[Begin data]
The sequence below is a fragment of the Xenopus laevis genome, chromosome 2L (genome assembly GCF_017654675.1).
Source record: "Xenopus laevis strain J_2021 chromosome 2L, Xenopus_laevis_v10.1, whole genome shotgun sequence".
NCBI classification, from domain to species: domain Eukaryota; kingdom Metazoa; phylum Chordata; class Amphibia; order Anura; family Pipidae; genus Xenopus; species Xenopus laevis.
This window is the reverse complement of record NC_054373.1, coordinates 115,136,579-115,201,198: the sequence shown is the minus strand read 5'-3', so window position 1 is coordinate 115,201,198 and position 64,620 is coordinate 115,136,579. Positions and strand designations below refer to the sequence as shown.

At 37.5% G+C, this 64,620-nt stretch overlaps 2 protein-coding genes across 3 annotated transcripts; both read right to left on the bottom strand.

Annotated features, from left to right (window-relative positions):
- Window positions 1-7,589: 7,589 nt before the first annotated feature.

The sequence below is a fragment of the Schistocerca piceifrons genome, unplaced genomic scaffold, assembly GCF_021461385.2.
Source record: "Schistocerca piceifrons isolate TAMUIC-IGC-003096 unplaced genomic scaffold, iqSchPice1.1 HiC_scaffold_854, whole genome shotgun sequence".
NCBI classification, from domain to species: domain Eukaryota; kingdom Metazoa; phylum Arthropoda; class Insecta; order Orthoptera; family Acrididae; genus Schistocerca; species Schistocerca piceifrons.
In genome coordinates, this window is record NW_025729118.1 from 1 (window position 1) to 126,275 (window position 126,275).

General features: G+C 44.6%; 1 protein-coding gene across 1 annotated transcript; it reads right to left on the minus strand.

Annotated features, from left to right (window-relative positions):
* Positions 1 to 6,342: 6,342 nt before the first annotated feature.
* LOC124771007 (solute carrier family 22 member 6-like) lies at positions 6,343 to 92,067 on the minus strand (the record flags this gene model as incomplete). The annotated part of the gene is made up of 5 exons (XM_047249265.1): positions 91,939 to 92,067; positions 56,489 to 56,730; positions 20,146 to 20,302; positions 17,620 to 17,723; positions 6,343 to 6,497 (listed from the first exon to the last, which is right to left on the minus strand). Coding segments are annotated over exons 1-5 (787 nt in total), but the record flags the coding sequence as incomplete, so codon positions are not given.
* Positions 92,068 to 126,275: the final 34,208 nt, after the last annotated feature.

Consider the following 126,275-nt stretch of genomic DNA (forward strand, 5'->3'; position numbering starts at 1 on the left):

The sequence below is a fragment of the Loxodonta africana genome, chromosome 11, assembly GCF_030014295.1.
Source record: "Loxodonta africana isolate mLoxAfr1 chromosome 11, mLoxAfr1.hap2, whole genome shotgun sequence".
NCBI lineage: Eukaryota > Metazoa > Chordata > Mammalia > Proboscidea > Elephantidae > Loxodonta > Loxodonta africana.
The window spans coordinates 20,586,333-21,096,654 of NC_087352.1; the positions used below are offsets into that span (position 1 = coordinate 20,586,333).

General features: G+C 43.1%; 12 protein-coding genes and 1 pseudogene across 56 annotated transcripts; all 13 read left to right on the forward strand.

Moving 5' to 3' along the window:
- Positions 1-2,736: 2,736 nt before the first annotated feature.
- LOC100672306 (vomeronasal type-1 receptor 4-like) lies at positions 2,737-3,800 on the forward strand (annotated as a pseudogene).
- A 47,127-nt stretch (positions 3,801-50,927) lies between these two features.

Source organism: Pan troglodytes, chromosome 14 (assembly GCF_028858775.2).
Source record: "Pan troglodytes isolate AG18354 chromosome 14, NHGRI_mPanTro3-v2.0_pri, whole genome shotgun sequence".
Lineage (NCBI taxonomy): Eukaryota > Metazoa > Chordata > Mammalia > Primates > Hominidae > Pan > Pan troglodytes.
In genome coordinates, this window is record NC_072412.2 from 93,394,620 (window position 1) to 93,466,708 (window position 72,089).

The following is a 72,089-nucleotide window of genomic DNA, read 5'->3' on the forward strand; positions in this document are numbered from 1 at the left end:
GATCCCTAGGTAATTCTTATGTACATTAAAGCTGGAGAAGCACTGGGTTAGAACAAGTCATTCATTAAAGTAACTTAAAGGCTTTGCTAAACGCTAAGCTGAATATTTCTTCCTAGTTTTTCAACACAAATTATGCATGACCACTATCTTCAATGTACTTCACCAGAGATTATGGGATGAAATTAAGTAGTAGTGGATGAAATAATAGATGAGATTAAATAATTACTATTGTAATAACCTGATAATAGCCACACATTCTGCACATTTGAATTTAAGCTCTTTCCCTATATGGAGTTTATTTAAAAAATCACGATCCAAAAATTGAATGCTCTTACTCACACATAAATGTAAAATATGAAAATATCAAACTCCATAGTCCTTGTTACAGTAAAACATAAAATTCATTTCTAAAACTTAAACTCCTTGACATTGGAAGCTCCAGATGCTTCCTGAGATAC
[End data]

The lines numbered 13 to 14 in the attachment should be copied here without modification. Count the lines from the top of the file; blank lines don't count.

Annotated features, from left to right (window-relative positions):
* Positions 1 to 6,342: 6,342 nt before the first annotated feature.